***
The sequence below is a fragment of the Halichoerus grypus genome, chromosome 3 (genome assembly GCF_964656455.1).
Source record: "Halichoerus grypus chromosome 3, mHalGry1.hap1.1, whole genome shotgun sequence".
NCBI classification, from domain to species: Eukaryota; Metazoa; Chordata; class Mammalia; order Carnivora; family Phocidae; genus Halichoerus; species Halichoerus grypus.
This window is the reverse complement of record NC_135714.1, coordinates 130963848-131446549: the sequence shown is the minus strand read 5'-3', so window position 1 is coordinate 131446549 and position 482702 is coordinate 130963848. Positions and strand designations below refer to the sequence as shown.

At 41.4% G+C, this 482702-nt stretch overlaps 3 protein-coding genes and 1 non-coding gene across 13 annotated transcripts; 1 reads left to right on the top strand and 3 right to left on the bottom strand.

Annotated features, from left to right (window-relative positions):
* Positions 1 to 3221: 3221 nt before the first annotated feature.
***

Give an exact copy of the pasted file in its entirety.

The sequence below is a fragment of the Halichoerus grypus genome, chromosome 3 (genome assembly GCF_964656455.1).
Source record: "Halichoerus grypus chromosome 3, mHalGry1.hap1.1, whole genome shotgun sequence".
NCBI classification, from domain to species: Eukaryota; Metazoa; Chordata; class Mammalia; order Carnivora; family Phocidae; genus Halichoerus; species Halichoerus grypus.
This window is the reverse complement of record NC_135714.1, coordinates 130963848-131446549: the sequence shown is the minus strand read 5'-3', so window position 1 is coordinate 131446549 and position 482702 is coordinate 130963848. Positions and strand designations below refer to the sequence as shown.

At 41.4% G+C, this 482702-nt stretch overlaps 3 protein-coding genes and 1 non-coding gene across 13 annotated transcripts; 1 reads left to right on the top strand and 3 right to left on the bottom strand.

Annotated features, from left to right (window-relative positions):
* Positions 1 to 3221: 3221 nt before the first annotated feature.